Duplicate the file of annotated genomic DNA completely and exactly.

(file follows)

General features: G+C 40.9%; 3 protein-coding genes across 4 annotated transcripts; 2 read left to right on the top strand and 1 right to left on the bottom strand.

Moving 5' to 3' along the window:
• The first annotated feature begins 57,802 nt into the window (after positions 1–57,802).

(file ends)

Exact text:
General features: G+C 40.9%; 3 protein-coding genes across 4 annotated transcripts; 2 read left to right on the top strand and 1 right to left on the bottom strand.

Moving 5' to 3' along the window:
• The first annotated feature begins 57,802 nt into the window (after positions 1–57,802).